With recreational marijuana being legalized next month, the Police say it is gaining confidence around the changes.

On October 17, federal legislation will legalize and regulate recreational cannabis, but the province will be deciding where it can be sold and how much can be possessed.

Timmins Police Service Chief John Gauthier says there will be rules put in place as to where you can legally smoke recreational marijuana, which will be a slightly different set of rules compared to those with a medical licence. Gauthier says for example if somebody was walking down the street smoking a marijuana joint, it will be prohibited. He adds that if that person has a medical licence, it will be allowed. He says the hard part for officers will be knowing determining whether or not to approach someone when they get calls related to this.

Gauthier says police are waiting to find out about the penalties for offenders. “The province, although they are going to give us more information, we don’t know a set fine right now as it stands for smoking marijuana in a public place. It’s not quite there and we have been told that we will get a schedule of set fines before October 17th.”

Gauthier says in the meantime, officers are starting online courses on the Federal and Provincial Cannabis Act to prepare for the upcoming legalization date. Some officers have also taken the standard field sobriety testing course, meaning if an officer suspects that a driver is impaired, an officer with more training can be called. TPS says more than 19 officers are getting the training, not specific to one unit. It says it will be trying to have a number on each shift, so if someone is away on vacation, there is always somebody filling the position.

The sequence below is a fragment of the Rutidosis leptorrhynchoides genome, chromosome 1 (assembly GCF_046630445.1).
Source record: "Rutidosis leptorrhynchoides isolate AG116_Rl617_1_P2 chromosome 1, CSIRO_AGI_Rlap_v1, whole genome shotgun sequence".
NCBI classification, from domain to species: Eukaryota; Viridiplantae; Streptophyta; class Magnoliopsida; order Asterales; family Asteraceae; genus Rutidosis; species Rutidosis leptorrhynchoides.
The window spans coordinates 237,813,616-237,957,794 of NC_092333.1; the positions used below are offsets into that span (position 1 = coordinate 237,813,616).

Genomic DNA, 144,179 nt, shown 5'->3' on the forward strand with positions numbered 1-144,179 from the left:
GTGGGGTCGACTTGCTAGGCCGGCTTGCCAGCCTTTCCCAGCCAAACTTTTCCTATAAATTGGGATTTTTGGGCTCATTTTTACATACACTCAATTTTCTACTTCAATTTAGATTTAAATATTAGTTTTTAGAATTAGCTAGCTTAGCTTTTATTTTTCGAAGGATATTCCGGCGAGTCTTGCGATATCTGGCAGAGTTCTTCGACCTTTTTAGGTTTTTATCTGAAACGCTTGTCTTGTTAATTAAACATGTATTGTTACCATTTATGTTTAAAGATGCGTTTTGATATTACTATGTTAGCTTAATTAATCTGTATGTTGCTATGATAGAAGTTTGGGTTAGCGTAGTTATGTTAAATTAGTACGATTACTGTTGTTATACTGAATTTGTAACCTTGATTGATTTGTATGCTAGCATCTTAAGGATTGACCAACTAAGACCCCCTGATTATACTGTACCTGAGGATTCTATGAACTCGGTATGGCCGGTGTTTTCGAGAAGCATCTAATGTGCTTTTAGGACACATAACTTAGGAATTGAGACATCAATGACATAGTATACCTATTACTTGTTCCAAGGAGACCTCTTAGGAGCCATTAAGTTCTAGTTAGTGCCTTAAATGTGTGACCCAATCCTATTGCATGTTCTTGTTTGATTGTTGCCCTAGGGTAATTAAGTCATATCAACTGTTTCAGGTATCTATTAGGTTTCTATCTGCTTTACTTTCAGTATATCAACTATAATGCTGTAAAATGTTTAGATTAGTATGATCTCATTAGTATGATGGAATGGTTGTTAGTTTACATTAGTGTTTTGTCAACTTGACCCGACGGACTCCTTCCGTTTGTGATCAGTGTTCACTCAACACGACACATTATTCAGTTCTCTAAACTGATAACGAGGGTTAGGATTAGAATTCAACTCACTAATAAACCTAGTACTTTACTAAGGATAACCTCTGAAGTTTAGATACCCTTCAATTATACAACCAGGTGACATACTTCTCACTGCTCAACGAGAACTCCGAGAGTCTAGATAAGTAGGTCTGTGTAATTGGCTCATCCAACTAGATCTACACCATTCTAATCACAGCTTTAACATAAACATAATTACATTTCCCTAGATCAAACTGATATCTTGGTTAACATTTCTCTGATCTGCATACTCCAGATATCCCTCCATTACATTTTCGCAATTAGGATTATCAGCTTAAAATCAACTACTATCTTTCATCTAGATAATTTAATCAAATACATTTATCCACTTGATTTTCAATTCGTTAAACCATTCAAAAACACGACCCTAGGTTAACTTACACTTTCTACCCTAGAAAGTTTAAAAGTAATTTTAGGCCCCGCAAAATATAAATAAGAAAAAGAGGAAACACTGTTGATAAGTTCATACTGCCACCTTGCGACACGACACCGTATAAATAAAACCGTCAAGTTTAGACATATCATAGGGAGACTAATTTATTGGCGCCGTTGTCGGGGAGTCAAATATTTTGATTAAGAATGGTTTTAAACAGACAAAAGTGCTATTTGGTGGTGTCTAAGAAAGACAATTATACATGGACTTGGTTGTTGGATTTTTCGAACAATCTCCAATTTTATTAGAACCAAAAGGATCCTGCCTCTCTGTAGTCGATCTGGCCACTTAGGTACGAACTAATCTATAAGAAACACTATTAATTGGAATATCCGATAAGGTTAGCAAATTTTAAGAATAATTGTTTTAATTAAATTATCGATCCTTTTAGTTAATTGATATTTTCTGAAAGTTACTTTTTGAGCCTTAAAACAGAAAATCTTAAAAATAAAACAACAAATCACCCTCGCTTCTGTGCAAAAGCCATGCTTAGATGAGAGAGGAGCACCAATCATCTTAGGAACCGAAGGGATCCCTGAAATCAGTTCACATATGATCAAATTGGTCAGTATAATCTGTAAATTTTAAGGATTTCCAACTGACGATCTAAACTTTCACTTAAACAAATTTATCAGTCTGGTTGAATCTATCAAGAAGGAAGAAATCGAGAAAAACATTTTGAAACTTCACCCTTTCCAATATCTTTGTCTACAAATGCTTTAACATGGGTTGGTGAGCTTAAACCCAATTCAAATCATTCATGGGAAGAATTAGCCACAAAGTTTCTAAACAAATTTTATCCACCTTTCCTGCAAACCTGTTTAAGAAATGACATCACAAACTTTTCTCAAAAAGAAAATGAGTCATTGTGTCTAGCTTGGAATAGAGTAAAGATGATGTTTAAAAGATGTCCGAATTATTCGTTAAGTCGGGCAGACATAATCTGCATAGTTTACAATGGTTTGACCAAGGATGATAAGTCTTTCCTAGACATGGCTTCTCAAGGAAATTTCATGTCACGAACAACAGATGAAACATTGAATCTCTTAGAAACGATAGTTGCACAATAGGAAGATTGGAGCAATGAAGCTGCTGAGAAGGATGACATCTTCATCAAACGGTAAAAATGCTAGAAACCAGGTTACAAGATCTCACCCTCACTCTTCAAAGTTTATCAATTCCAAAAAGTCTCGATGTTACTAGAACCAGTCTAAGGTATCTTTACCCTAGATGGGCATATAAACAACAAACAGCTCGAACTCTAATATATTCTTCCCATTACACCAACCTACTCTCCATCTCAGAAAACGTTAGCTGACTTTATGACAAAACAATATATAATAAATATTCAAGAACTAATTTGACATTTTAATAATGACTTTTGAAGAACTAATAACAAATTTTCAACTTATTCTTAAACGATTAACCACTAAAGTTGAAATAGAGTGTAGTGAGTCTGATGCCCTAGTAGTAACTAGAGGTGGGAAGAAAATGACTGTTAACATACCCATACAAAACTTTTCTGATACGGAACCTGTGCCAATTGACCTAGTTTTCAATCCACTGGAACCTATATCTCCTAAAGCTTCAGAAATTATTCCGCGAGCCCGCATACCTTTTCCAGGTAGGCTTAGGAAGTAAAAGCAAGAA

In terms of screening devices, the Timmins Police Service doesn’t have any. The service says there is a tool that tests saliva for THC, but at this point, it will not be buying any. It says just because it doesn’t have this tool, doesn’t mean officers can’t gather other evidence for impaired driving and lay charges. TPS says this is a tool it will look at purchasing in the future.

Chief Gauthier says “I certainly feel confident that with the training that our members are going to be receiving, we have a fairly good understanding of where we need to go with this new legislation coming, we feel comfortable that our officers know when to arrest, that hasn’t changed. It’s trying to work with the province getting as much information as we can in terms of enforcement and the day-to-day stuff.” Gauthier says this includes things like simple possession of over 30 grams of dried marijuana in your pocket and consuming in public.